The health care overhaul makes renewing insurance so easy you don’t have to do a thing. However, there are many reasons to resist this temptation.
Several states, including Missouri, are scrambling to come up with big-ticket incentive packages by Dec. 10.
Members of the House of Representatives work toward adjournment while on the House floor during session at the Illinois State Capitol on May 30, 2013. (AP Photo/Seth Perlman)
In this Dec. 9, 2009 photo, an Air Choice One flight taxis past the control tower after landing at the Decatur Airport in Decatur, Ill. Under orders to trim hundreds of millions of dollars from its budget, the Federal Aviation Administration released a final list Friday, March 22, 2013, of 1…
In this Feb. 19, 2013, file photo, President Barack Obama speaks about the sequester, as he stands with emergency responders, a group of workers the White House says could be affected if state and local governments lose federal money as a result of budget cuts in the South Court Auditorium i…
President Barack Obama listens in the East Room of the White House in Washington, Monday, Jan. 7, 2013, where he announced that he is nominating Deputy National Security Adviser for Homeland Security and Counterterrorism, John Brennan, center, as the new CIA director; and former Nebraska Sen…
Senate Majority Leader Harry Reid of Nevada speaks to reporters following the Democratic policy luncheon on Capitol Hill in Washington, Tuesday, Dec. 18, 2012. (AP Photo/Susan Walsh)
FILE - This Nov. 29, 2012 file photo shows House Speaker John Boehner of Ohio speaking to reporters on Capitol Hill in Washington. House Republicans negotiating with President Barack Obama on avoiding the so-called fiscal cliff are proposing to increase the eligibility age for Medicare and t…
WASHINGTON • The White House says Republicans should come clean about how much they're willing to raise tax rates on the rich. Republicans counter that President Barack Obama's latest plan is a joke that avoids tough decisions on the nation's biggest entitlement programs, including Medicare.
Former White House Chief of Staff Erskine Bowles, co-chairman of the National Commission on Fiscal Responsibility and Reform, is pursued by reporters Wednesday on Capitol Hill in Washington, following a closed-door meeting House Speaker John Boehner of Ohio. (AP Photo/J. Scott Applewhite)
WASHINGTON (AP) — For decades, conservative lobbyist Grover Norquist vowed to drive Republicans out of office if they didn't pledge to oppose tax increases. Many lawmakers signed on.
Maybe the fever is breaking. Maybe the delirium is lifting. Maybe Republicans are finally asking themselves: What were we thinking when we put an absurdly unrealistic pledge to a Washington lobbyist ahead of our duty to the American people?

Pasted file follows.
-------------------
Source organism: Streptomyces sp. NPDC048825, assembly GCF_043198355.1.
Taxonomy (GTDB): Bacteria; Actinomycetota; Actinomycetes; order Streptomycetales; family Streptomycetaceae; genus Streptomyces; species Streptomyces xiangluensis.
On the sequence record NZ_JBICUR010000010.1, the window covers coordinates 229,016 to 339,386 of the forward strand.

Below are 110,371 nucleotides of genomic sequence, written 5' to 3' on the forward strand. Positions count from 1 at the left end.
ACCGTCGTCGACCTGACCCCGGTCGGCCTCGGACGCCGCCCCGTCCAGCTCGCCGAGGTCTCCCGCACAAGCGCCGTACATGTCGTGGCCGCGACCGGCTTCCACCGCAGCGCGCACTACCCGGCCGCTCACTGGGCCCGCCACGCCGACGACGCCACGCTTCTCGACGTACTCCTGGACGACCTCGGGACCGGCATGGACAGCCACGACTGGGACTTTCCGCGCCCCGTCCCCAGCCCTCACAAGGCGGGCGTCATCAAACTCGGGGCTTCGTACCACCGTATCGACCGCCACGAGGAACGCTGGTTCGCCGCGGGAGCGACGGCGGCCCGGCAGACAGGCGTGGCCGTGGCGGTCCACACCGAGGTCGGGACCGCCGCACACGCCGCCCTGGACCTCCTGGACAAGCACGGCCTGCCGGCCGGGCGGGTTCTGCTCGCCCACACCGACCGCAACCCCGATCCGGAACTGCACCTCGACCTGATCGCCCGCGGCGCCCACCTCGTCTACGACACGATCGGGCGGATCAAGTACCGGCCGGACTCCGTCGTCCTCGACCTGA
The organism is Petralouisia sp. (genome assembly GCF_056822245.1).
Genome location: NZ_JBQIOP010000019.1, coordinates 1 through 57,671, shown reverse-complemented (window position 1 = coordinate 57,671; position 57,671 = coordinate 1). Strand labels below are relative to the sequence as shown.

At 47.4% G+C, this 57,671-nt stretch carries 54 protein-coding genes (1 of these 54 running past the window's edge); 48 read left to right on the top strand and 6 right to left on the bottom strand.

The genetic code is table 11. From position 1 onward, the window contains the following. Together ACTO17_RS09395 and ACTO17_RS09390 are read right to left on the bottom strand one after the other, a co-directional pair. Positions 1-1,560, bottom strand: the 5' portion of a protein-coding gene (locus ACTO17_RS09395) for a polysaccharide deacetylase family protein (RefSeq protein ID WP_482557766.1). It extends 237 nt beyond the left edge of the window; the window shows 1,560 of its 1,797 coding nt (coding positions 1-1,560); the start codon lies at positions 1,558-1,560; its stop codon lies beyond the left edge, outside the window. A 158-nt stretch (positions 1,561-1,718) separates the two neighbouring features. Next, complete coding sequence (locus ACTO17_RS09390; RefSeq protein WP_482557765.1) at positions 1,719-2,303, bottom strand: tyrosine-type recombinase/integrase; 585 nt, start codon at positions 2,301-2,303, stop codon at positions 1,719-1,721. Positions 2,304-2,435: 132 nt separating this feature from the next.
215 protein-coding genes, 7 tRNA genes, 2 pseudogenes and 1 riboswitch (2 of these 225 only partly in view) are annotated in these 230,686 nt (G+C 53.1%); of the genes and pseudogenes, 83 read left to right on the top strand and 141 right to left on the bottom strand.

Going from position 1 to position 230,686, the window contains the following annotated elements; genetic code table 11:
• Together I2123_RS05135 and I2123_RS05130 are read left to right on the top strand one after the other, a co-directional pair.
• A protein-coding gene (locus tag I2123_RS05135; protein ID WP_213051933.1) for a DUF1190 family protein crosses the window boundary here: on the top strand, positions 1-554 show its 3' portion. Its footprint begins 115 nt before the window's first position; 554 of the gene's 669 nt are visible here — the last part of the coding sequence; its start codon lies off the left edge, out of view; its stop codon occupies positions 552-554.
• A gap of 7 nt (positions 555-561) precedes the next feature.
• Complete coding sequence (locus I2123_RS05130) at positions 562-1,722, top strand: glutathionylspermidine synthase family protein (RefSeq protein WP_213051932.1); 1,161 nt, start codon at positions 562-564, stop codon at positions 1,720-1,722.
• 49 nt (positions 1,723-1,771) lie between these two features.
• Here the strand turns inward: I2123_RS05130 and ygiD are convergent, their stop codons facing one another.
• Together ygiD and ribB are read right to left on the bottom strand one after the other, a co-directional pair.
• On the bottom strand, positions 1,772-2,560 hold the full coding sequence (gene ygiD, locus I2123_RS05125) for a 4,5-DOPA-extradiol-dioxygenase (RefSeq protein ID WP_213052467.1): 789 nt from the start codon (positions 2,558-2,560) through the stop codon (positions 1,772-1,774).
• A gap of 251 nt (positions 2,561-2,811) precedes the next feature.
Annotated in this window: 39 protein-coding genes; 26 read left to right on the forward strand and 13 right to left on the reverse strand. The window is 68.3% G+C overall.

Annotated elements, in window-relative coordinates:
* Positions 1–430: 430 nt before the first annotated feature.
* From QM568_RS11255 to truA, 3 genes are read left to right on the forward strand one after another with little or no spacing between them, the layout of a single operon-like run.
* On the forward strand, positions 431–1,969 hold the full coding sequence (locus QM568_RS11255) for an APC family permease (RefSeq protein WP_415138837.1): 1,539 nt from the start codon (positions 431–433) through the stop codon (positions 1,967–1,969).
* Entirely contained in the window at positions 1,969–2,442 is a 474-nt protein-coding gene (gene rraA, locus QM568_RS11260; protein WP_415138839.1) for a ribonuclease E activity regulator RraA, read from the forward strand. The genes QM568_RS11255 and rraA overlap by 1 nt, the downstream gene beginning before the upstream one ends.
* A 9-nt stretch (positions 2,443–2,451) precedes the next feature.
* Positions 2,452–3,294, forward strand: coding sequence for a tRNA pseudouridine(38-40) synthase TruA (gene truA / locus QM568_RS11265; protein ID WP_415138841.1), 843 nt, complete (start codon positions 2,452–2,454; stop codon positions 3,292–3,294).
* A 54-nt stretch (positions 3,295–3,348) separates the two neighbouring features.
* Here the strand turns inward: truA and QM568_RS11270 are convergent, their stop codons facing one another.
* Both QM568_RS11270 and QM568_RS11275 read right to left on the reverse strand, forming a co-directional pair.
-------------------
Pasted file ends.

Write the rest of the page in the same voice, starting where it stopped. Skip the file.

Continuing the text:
Did you think the election was going to end uncertainty over the future course of U.S. economic policy? Dream on. There are at least three ways the standoff over the “fiscal cliff” — the automatic spending cuts and tax increases set to start in January — could play out.
WASHINGTON — U.S. companies had been pulling the country out of the Great Recession. Now, though, consumer confidence is rising higher than it has in years, while companies are spooked about the nation’s risk of going off the “fiscal cliff.”
NEW YORK — There are growing signs that Wall Street is trying to mend its rocky relationship with a president who castigated them as “fat cats” and ushered through tough new regulations after the financial crisis.
Republican presidential candidate and former Massachusetts Gov. Mitt Romney and his wife Ann Romney, left, and vice presidential candidate, Rep. Paul Ryan, R-Wis., and his wife Janna, right, wave to supporters after Romney conceded the race during his election night rally, Wednesday, Nov. 7,…
President Barack Obama speaks to supporters at a campaign event at Elm Street Middle School on Saturday in Nashua, N.H. (AP Photo/Pablo Martinez Monsivais)
ST. LOUIS • The Missouri History Museum has shaved two years off the contract of its embattled president, Robert Archibald, and will pay out a $580,000 chunk of his retirement pay through private donations.
President Barack Obama and Republican presidential candidate and former Massachusetts Gov. Mitt Romney shake hands at the end of the second presidential debate at Hofstra University in Hempstead, N.Y., Tuesday, Oct. 16, 2012. (AP Photo/Charles Dharapak)
Republican presidential candidate and former Massachusetts Gov. Mitt Romney campaigns at Ida Lee Park in Leesburg, Va., Wednesday, Oct. 17, 2012. (AP Photo/Charles Dharapak)